Someone asked me today why they couldn't write on the DOCX document they received from a student using the pen in their Onyx Note Pro reader. The answer, of course, is that while the Onyx can read those files, it can't annotate them: that only works with PDFs.

Next question then, is of course: do I really need to open each file separately and save them as PDF? That's going to take forever, I have 30 students per class!

Fear not, shell scripting and headless mode flies in to the rescue!

As it turns out, one of the Libreoffice parameters allow you to run batch operations on files. By calling:

libreoffice --headless --convert-to pdf *.docx

LibreOffice will happily convert all the *.docx files in the current directory to PDF. But because navigating the commandline can be hard, I figured I could push this a tiny little bit further and wrote the following script:

#!/bin/sh

exec libreoffice --headless --convert-to pdf "$@"

Drop this in ~/.local/share/nautilus/scripts/libreoffice-pdf, mark it executable, and voilà! You can batch-convert basically any text file (or anything supported by LibreOffice, really) into PDF.

Now I wonder if this would be a useful addition to the Debian package, anyone?

Why not unoconv?
Is that not precisely the idea of unoconv? plus it converts to many other formats and handles the headless server very nicely...
Comment by Anonymous coward
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Is that not precisely the idea of unoconv? plus it converts to many other formats and handles the headless server very nicely...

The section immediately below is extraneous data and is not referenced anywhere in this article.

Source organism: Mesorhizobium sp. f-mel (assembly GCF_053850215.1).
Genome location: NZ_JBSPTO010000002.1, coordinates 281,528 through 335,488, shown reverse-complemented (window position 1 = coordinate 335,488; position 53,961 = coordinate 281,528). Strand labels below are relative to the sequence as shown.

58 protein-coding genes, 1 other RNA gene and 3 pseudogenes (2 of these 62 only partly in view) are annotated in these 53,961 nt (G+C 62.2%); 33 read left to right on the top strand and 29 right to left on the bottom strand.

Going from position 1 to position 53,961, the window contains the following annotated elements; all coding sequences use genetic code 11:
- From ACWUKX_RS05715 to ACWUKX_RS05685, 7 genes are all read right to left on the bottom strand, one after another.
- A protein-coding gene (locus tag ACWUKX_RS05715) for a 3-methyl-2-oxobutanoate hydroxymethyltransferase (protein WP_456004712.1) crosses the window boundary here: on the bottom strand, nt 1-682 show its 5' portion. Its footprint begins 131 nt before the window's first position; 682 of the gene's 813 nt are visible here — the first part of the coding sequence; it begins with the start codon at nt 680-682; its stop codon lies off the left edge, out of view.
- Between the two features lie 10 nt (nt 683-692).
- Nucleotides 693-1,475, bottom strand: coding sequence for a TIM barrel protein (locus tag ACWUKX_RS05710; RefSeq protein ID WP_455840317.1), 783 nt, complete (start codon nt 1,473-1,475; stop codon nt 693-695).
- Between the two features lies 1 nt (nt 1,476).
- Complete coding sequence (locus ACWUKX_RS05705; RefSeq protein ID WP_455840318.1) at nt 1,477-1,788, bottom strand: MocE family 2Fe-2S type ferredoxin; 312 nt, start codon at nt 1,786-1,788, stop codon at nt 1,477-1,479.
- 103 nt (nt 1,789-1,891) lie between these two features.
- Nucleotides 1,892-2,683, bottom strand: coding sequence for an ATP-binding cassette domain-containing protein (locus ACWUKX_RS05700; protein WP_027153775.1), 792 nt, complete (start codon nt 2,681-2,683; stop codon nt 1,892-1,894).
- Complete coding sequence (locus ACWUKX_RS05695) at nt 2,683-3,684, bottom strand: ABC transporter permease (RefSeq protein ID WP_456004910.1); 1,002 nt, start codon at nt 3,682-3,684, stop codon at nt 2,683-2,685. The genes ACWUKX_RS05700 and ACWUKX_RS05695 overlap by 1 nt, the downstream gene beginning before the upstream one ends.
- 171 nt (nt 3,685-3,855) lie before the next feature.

unoconv, sure, why not. Someone also suggested lloconv. There's also Pandoc that could probably do this as well.

The thing is none of those have file manager integration. Plus, it's extra software to install. I want the simplest possible instructions, targeting novice Linux users, which means as little (commandline, in particular) work as possible. Installing new packages is therefore superfluous.

By the way, I suspect the above instructions I made do reuse existing Libreoffice instances if they are already running. I might be wrong, but it seems faster with than without...

Without LibreOffice running:

===> multitime results
1: libreoffice --headless --convert-to pdf impots.ods
            Mean        Std.Dev.    Min         Median      Max
real        1.726       0.061       1.671       1.695       1.876       
user        1.258       0.050       1.208       1.244       1.362       
sys         0.226       0.023       0.180       0.231       0.257

With LibreOffice running:

===> multitime results
1: libreoffice --headless --convert-to pdf impots.ods
            Mean        Std.Dev.    Min         Median      Max
real        0.411       0.033       0.367       0.398       0.468       
user        0.014       0.006       0.005       0.013       0.022       
sys         0.012       0.007       0.001       0.012       0.023

So thanks everyone for the recommendations, those are very useful tools! But I think LibreOffice's builtin commandline is fine for this purpose for now.

Comment by anarcat
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